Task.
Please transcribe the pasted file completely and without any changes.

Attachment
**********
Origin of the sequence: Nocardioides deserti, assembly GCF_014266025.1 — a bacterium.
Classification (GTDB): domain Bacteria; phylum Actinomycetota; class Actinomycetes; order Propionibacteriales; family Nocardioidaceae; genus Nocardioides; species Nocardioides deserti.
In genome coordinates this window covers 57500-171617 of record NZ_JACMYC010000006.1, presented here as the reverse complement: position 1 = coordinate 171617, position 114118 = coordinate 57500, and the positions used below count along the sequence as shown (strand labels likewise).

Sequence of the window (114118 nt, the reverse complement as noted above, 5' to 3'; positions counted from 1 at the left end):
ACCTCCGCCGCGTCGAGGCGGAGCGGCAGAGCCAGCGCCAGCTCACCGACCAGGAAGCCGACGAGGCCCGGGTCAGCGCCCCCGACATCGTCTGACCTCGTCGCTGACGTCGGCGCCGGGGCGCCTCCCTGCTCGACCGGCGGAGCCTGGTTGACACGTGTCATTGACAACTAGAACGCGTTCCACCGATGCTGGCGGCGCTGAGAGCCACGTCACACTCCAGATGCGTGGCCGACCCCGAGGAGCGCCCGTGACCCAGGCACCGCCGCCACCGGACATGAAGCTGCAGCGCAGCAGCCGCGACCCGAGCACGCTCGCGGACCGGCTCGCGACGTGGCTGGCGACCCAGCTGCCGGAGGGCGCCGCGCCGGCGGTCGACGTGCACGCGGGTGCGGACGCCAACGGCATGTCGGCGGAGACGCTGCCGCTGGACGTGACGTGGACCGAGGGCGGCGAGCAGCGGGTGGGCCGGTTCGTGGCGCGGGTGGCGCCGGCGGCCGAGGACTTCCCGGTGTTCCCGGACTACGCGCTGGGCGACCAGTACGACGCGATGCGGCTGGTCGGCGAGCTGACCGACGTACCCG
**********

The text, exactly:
Origin of the sequence: Nocardioides deserti, assembly GCF_014266025.1 — a bacterium.
Classification (GTDB): domain Bacteria; phylum Actinomycetota; class Actinomycetes; order Propionibacteriales; family Nocardioidaceae; genus Nocardioides; species Nocardioides deserti.
In genome coordinates this window covers 57500-171617 of record NZ_JACMYC010000006.1, presented here as the reverse complement: position 1 = coordinate 171617, position 114118 = coordinate 57500, and the positions used below count along the sequence as shown (strand labels likewise).

Sequence of the window (114118 nt, the reverse complement as noted above, 5' to 3'; positions counted from 1 at the left end):
ACCTCCGCCGCGTCGAGGCGGAGCGGCAGAGCCAGCGCCAGCTCACCGACCAGGAAGCCGACGAGGCCCGGGTCAGCGCCCCCGACATCGTCTGACCTCGTCGCTGACGTCGGCGCCGGGGCGCCTCCCTGCTCGACCGGCGGAGCCTGGTTGACACGTGTCATTGACAACTAGAACGCGTTCCACCGATGCTGGCGGCGCTGAGAGCCACGTCACACTCCAGATGCGTGGCCGACCCCGAGGAGCGCCCGTGACCCAGGCACCGCCGCCACCGGACATGAAGCTGCAGCGCAGCAGCCGCGACCCGAGCACGCTCGCGGACCGGCTCGCGACGTGGCTGGCGACCCAGCTGCCGGAGGGCGCCGCGCCGGCGGTCGACGTGCACGCGGGTGCGGACGCCAACGGCATGTCGGCGGAGACGCTGCCGCTGGACGTGACGTGGACCGAGGGCGGCGAGCAGCGGGTGGGCCGGTTCGTGGCGCGGGTGGCGCCGGCGGCCGAGGACTTCCCGGTGTTCCCGGACTACGCGCTGGGCGACCAGTACGACGCGATGCGGCTGGTCGGCGAGCTGACCGACGTACCCG